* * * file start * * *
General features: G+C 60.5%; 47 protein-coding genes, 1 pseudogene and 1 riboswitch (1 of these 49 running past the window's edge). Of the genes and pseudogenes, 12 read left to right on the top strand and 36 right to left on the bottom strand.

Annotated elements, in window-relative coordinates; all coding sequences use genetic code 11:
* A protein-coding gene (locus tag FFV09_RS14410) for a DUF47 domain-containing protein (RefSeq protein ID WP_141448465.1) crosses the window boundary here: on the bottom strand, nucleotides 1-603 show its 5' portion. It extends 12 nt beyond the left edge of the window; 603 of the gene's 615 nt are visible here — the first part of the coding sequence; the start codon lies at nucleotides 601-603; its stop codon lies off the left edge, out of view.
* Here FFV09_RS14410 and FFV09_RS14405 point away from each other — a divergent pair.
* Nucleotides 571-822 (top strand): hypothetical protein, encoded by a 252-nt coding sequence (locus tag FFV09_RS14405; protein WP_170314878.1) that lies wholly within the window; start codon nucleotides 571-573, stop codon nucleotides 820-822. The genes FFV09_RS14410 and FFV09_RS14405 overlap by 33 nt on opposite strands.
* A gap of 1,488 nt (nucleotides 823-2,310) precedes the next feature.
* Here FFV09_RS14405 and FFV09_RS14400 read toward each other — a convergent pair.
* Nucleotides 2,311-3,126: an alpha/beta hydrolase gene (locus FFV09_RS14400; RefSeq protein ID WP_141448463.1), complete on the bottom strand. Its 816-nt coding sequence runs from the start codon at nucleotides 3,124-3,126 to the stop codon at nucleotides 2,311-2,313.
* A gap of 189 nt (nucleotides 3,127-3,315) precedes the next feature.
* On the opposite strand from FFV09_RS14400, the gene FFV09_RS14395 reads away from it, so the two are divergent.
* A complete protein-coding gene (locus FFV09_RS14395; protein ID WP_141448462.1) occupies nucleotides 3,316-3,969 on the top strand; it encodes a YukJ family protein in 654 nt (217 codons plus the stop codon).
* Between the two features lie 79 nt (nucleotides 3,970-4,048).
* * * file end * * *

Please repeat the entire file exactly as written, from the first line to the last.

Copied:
General features: G+C 60.5%; 47 protein-coding genes, 1 pseudogene and 1 riboswitch (1 of these 49 running past the window's edge). Of the genes and pseudogenes, 12 read left to right on the top strand and 36 right to left on the bottom strand.

Annotated elements, in window-relative coordinates; all coding sequences use genetic code 11:
* A protein-coding gene (locus tag FFV09_RS14410) for a DUF47 domain-containing protein (RefSeq protein ID WP_141448465.1) crosses the window boundary here: on the bottom strand, nucleotides 1-603 show its 5' portion. It extends 12 nt beyond the left edge of the window; 603 of the gene's 615 nt are visible here — the first part of the coding sequence; the start codon lies at nucleotides 601-603; its stop codon lies off the left edge, out of view.
* Here FFV09_RS14410 and FFV09_RS14405 point away from each other — a divergent pair.
* Nucleotides 571-822 (top strand): hypothetical protein, encoded by a 252-nt coding sequence (locus tag FFV09_RS14405; protein WP_170314878.1) that lies wholly within the window; start codon nucleotides 571-573, stop codon nucleotides 820-822. The genes FFV09_RS14410 and FFV09_RS14405 overlap by 33 nt on opposite strands.
* A gap of 1,488 nt (nucleotides 823-2,310) precedes the next feature.
* Here FFV09_RS14405 and FFV09_RS14400 read toward each other — a convergent pair.
* Nucleotides 2,311-3,126: an alpha/beta hydrolase gene (locus FFV09_RS14400; RefSeq protein ID WP_141448463.1), complete on the bottom strand. Its 816-nt coding sequence runs from the start codon at nucleotides 3,124-3,126 to the stop codon at nucleotides 2,311-2,313.
* A gap of 189 nt (nucleotides 3,127-3,315) precedes the next feature.
* On the opposite strand from FFV09_RS14400, the gene FFV09_RS14395 reads away from it, so the two are divergent.
* A complete protein-coding gene (locus FFV09_RS14395; protein ID WP_141448462.1) occupies nucleotides 3,316-3,969 on the top strand; it encodes a YukJ family protein in 654 nt (217 codons plus the stop codon).
* Between the two features lie 79 nt (nucleotides 3,970-4,048).